Eircom is ratcheting up its high-speed fibre broadband rollout and will increase its footprint from a targeted 1.6m homes and businesses by 2016 to 1.9m across Ireland by 2020.
The operator said the additional 300,000 homes and businesses are spread across 1,070 communities in all 26 counties, and include 300 communities not currently served with high-speed broadband.
Speeds of up to 1Gbps will be available through the use of ‘end-to-end’ fibre to the home (FTTH) technology. This expanded footprint means eircom will invest €400m in fibre over the next five years.
This is a critical development as we build a future-proofed network using a best-in-class technology to deliver the highest broadband speeds to many rural communities right across Ireland — Eircom CEO Richard Moat
The homes and businesses to be served are largely ribbon-style developments across rural Ireland in communities such as Fybagh, Co Kerry; Blacksod, Co Mayo; Goleen, Co Cork; Maam, Co Galway, and Ring, Co Waterford.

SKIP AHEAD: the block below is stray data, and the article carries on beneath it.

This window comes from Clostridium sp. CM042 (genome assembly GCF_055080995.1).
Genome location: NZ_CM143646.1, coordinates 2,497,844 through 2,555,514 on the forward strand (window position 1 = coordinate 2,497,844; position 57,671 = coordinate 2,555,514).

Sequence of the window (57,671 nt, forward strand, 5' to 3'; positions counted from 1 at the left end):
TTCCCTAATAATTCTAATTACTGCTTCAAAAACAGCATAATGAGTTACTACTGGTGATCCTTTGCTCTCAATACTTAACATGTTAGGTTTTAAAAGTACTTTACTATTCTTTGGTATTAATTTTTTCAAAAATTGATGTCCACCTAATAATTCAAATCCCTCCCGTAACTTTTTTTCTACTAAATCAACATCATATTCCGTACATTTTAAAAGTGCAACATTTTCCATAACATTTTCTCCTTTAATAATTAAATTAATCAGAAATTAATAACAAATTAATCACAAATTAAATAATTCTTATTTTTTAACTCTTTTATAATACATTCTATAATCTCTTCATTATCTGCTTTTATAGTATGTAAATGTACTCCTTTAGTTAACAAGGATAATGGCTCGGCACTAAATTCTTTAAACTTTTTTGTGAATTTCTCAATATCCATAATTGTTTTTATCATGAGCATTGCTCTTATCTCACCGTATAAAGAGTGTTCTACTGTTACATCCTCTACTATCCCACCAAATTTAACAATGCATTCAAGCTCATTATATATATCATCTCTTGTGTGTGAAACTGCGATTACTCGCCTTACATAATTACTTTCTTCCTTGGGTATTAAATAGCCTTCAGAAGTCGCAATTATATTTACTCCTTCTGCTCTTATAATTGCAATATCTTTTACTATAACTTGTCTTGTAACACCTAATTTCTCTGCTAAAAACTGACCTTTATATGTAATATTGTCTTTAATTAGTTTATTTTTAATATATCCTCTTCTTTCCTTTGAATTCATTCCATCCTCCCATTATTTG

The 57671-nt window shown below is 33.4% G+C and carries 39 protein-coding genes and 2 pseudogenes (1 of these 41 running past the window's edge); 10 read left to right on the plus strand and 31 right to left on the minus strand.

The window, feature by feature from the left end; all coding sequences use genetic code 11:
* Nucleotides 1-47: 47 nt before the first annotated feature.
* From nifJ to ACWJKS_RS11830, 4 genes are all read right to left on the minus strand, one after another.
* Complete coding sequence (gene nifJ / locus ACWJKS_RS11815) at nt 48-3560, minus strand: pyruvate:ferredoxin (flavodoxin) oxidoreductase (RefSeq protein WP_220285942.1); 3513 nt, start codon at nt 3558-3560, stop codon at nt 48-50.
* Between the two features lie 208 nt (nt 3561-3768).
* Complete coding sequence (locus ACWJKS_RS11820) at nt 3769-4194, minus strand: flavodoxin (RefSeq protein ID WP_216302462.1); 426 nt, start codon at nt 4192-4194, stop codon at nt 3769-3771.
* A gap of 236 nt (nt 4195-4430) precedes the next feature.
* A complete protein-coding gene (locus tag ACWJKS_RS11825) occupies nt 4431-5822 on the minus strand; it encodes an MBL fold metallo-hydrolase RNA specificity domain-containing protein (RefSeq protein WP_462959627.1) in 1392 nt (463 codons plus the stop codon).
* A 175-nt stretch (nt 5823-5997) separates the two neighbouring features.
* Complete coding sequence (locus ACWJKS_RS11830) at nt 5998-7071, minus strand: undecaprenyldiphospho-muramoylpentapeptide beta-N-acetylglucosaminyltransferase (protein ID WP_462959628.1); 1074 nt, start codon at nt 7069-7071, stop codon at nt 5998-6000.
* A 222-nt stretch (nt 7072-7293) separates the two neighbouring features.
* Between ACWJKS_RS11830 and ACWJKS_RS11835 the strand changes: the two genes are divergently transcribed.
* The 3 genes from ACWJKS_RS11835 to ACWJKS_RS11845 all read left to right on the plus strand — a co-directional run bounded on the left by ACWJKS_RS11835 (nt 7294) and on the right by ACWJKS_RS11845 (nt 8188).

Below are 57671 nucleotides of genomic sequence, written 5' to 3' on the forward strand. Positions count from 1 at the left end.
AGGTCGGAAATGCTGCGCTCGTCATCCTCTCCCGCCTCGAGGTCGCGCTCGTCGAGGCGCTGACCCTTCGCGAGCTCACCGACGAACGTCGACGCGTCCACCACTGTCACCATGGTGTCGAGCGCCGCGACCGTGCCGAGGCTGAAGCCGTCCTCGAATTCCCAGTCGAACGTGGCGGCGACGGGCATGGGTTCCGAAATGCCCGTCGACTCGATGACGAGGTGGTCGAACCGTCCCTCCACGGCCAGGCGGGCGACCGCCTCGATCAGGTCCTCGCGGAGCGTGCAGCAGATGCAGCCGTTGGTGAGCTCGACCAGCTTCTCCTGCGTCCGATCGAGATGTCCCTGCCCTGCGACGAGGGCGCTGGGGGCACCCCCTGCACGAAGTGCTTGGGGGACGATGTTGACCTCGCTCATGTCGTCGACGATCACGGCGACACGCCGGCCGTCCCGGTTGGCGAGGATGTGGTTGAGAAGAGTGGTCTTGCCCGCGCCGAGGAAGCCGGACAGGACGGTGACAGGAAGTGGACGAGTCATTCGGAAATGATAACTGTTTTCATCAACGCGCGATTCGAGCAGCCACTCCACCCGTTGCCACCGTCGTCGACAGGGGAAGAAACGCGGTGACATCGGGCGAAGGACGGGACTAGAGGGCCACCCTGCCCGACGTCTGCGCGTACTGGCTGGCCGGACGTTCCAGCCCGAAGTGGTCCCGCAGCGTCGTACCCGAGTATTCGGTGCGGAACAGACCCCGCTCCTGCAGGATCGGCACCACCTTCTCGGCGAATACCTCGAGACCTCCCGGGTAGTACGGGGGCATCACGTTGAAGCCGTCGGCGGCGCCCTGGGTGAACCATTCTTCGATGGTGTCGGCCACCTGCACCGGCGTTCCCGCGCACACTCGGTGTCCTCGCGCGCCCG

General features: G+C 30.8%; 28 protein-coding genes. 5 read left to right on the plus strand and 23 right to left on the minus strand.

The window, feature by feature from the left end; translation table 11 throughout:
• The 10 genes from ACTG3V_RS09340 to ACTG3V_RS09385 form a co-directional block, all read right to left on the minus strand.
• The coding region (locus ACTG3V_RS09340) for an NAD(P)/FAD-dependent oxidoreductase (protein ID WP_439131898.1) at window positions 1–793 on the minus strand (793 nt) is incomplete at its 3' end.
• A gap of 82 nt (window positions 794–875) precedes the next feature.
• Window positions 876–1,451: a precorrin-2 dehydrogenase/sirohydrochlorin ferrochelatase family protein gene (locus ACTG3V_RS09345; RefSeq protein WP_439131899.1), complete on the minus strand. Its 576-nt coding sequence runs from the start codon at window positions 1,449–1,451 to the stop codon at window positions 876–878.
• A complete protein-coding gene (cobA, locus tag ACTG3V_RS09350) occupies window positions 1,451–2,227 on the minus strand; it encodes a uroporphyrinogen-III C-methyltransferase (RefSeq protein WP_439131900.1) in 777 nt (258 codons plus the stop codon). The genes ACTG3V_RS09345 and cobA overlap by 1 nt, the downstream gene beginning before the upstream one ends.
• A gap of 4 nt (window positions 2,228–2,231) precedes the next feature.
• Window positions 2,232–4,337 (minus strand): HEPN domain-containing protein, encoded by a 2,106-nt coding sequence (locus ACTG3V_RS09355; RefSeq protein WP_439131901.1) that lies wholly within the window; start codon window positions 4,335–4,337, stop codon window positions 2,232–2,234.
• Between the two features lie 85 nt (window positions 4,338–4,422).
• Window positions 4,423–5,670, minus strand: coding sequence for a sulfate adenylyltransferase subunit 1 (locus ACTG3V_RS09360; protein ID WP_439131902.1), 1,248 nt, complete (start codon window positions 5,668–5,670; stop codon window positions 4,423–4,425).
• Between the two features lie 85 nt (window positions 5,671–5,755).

Today, half of Ireland, 1.2m homes and businesses, already has access to high-speed broadband on Eircom’s network and the company remains on track to reach 70pc of the country by the end of 2016.
By 2020, that will rise to 80pc of the country, with 35pc of all homes and business accessing broadband speeds of up to 1Gbps when construction completes.
“This is a critical development as we build a future-proofed network using a best-in-class technology to deliver the highest broadband speeds to many rural communities right across Ireland,” said Eircom CEO Richard Moat.
Last month Eircom revealed how high-speed fibre was transforming a community in Belcarra, Mayo, and said that it has so reached nearly 1.2m of the 1.6m homes and businesses it plans to pass with fibre broadband by the end of this year.
The company also launched its new 1Gbps service, which will use more than 90,000km of fibre optic cable to connect 66 communities with these speeds.
“By making high-speed broadband available to as many people as possible, today’s announcement also reduces the intervention footprint under the Government’s National Broadband Plan, thereby reducing the burden for the taxpayer at a time where there is enormous demands for Exchequer funding,” Moat said.
Country road image via Shutterstock
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